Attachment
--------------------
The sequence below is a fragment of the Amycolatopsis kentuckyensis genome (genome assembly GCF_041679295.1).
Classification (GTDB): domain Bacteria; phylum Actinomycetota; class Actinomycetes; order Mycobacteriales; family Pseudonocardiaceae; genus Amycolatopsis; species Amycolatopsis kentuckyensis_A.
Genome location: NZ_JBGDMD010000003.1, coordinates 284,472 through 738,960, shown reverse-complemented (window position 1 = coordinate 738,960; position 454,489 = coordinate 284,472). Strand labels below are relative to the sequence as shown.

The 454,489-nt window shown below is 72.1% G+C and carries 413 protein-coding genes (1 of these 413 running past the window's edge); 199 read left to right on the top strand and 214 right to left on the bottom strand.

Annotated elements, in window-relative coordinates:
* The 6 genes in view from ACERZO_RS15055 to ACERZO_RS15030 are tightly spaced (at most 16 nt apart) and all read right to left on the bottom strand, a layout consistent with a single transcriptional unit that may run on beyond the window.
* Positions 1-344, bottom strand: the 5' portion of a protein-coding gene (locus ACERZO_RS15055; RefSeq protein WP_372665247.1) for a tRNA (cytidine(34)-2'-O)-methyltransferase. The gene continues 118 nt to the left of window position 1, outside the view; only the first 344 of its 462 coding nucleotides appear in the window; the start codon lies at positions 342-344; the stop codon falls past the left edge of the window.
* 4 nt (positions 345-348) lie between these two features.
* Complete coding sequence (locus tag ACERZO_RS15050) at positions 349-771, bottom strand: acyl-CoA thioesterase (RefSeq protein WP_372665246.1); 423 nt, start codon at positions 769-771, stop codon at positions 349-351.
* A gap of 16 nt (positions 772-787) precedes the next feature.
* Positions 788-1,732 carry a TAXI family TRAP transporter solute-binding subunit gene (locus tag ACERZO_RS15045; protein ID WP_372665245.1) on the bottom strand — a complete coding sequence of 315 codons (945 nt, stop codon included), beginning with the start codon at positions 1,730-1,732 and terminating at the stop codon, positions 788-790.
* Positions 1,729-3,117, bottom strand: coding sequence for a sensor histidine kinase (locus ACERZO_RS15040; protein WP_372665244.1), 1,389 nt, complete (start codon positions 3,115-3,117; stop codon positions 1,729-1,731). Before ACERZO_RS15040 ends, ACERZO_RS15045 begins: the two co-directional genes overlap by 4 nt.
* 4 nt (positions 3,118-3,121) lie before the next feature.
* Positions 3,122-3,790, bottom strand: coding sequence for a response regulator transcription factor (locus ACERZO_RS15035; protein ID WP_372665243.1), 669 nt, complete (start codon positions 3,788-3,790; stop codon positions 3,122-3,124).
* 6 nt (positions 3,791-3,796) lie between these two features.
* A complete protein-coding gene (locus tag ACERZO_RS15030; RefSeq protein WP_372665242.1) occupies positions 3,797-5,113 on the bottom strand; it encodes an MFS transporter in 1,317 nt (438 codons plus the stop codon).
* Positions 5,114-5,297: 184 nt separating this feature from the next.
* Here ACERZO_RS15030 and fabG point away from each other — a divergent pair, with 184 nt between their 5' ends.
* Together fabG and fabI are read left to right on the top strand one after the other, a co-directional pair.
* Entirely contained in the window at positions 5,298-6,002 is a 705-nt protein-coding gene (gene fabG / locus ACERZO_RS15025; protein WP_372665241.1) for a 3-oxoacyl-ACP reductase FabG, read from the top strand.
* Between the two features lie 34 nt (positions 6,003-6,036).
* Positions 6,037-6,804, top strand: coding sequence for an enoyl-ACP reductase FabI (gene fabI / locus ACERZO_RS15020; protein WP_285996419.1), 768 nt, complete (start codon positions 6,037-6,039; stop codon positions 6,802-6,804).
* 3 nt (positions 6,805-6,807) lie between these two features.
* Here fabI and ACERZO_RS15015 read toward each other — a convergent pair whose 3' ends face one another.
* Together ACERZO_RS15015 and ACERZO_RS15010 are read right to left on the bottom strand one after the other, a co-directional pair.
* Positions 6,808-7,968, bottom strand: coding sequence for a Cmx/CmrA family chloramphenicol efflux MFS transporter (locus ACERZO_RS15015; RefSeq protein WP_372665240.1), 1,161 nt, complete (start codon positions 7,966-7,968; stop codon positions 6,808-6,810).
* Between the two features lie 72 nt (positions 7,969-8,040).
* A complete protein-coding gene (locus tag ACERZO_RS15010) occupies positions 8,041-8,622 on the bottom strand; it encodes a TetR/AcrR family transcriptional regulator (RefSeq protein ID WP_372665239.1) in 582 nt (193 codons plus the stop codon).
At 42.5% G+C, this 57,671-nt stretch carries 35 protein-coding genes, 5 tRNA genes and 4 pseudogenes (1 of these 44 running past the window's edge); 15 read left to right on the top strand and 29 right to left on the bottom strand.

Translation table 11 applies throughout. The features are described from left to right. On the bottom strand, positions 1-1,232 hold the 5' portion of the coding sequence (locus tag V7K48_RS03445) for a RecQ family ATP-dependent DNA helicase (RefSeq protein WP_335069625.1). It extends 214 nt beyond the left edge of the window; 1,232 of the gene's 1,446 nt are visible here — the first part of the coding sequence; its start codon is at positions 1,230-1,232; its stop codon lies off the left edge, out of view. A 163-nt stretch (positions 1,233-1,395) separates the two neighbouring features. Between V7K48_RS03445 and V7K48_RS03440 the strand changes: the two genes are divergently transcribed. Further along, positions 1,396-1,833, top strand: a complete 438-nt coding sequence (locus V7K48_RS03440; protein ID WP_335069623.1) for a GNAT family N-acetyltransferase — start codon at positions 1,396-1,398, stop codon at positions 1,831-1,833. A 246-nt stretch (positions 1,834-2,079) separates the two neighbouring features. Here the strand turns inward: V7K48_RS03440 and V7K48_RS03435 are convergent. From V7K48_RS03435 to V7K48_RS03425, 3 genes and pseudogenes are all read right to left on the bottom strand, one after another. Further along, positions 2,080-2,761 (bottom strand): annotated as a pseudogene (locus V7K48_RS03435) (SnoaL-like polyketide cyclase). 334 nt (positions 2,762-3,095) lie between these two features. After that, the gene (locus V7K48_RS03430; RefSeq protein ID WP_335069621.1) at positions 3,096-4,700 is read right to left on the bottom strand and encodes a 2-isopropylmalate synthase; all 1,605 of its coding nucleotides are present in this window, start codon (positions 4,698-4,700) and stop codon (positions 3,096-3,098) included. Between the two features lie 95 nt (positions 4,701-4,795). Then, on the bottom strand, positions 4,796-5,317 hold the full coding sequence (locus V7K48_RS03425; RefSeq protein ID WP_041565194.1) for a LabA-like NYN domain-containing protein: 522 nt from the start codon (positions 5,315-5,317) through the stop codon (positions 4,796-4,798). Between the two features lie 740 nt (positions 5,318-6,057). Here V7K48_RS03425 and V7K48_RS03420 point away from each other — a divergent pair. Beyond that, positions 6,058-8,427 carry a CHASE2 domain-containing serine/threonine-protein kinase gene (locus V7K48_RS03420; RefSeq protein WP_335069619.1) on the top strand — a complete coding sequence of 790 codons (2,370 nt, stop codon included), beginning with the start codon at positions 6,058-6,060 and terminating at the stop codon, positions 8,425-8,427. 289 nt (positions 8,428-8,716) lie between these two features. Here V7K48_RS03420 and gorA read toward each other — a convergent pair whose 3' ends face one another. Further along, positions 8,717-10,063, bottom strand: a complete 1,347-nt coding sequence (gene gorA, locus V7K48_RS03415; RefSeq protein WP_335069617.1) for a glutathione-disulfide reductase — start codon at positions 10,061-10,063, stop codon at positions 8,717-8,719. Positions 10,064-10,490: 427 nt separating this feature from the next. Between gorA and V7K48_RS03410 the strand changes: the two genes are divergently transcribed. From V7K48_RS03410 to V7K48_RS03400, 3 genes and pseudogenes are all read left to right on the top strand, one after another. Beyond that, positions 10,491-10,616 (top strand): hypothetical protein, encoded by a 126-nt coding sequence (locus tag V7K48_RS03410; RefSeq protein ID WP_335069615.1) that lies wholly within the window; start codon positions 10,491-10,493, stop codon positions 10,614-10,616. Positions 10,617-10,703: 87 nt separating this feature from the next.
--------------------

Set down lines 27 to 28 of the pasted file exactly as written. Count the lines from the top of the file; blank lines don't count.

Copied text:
* Between the two features lie 72 nt (positions 7,969-8,040).
* A complete protein-coding gene (locus tag ACERZO_RS15010) occupies positions 8,041-8,622 on the bottom strand; it encodes a TetR/AcrR family transcriptional regulator (RefSeq protein ID WP_372665239.1) in 582 nt (193 codons plus the stop codon).